From Figure 2(f), we see that there is a homoclinic orbit connecting with the saddle point and passing point when , .

When , expression of the homoclinic orbit is where , .

Substituting (21) into the and integrating it along the homoclinic orbit yields Completing above integral, we can get a solitary wave solution of valley type of (9) as follows: where .

When , expression of the homoclinic orbit is where , . For example, letting , , we get that , , , and .

Substituting (24) into the and integrating it along the homoclinic orbit yields Completing above integral, we can get the implicit representation of the solitary wave solution of valley type of (9) for as follows: where , , , , , and /.

4.2. Blow-Up Wave Solutions

From Figure 2(c), we see that there is an open orbit passing the cusp when , .

When , expression of the open orbit is where .

Substituting (27) into the and integrating it along the open orbit yields Completing above integral, we can get a blow-up wave solution of (9) as follows: where .

When , expression of the open orbit is where , . For example, letting , , we get that , , and .

Substituting (30) into the and integrating it along the open orbit yields Completing above integral, we can get the implicit representation of the blow-up wave solution of (9) for as follows:where is the elliptic integral of the second kind with the modulus [16] and , , .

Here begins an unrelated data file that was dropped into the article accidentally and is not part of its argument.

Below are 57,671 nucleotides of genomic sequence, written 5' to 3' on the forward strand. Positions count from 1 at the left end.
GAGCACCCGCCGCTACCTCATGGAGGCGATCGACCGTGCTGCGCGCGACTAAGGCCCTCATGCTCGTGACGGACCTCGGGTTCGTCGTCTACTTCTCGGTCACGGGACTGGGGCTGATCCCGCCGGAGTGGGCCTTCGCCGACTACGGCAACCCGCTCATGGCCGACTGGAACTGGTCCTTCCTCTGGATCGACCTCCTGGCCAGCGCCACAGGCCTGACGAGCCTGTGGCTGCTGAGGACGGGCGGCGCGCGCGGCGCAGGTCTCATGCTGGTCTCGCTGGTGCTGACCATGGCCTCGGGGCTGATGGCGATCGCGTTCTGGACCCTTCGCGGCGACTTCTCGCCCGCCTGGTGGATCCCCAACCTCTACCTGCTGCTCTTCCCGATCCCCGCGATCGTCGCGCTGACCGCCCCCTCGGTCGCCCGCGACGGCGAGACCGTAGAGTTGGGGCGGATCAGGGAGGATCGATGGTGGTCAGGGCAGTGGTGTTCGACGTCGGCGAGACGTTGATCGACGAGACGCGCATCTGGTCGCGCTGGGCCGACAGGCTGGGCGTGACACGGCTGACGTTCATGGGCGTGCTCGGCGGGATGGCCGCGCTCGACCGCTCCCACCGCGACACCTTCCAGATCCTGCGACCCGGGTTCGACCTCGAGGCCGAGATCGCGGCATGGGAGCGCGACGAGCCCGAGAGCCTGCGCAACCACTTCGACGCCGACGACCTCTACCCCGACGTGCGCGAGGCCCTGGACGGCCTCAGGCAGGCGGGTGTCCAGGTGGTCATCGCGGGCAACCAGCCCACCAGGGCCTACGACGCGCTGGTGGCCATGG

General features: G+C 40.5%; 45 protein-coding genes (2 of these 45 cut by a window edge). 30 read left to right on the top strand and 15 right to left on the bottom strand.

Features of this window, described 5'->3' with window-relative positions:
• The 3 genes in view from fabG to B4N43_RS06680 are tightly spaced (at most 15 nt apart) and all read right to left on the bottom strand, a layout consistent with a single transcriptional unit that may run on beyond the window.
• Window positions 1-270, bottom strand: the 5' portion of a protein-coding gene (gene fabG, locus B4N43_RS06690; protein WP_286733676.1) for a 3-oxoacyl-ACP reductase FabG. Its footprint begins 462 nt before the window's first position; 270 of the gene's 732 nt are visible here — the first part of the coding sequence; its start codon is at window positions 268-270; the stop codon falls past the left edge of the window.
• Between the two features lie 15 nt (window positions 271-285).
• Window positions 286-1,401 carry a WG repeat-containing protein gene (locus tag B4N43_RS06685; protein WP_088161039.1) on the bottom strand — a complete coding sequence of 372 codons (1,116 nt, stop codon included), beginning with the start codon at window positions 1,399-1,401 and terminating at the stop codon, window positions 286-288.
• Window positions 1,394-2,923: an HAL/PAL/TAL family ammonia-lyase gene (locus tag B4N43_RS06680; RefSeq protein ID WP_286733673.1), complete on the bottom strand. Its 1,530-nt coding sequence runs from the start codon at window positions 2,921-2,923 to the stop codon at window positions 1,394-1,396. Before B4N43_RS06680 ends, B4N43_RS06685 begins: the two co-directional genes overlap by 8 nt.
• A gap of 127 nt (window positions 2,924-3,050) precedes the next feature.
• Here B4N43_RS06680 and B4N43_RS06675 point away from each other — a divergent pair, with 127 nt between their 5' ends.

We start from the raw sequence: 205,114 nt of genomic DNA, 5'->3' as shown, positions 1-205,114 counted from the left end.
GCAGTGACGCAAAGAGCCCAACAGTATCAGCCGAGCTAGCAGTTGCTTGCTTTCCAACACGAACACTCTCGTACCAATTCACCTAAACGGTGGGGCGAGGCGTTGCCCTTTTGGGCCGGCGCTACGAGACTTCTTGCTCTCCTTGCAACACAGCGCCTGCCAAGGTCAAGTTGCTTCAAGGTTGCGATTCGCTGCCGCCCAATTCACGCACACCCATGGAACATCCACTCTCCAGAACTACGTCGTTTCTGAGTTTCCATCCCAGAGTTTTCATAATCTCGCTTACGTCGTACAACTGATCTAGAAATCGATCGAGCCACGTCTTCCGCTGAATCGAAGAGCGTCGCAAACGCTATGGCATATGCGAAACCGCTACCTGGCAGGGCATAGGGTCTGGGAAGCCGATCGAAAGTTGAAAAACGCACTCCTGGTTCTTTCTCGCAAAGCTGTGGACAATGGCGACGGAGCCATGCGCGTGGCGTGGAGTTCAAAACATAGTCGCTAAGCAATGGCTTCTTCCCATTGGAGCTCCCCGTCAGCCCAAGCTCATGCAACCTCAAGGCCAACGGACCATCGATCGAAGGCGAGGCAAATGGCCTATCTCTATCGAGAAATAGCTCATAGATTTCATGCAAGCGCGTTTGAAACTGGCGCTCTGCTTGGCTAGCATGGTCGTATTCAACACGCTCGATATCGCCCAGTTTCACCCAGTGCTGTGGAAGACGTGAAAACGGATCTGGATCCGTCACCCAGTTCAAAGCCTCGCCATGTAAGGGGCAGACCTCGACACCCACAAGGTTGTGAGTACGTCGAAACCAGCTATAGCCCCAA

From Figure 2(d), we see that there is an open orbit passing the cusp when , .

When , expression of the open orbit is where .

Substituting (33) into the and integrating it along the open orbit yields Completing above integral, we can get a blow-up wave solution of (9) as follows: where .

When , expression of the open orbit is where , . For example, letting , , we get that , , and .

Substituting (36) into the and integrating it along the open orbit yields Completing above integral, we can get the implicit representation of the blow-up wave solution of (9) for as follows: where , , and .

From Figure 2(e), we see that there is an open orbit passing the saddle point when , .

When , expression of the open orbit is where , are given in (15).

Substituting (39) into the and integrating it along the open orbit yields Completing above integral, we can get a blow-up wave solution of (9) as follows: where is given in (17).

When , expression of the open orbit is where , , , and are given in (18).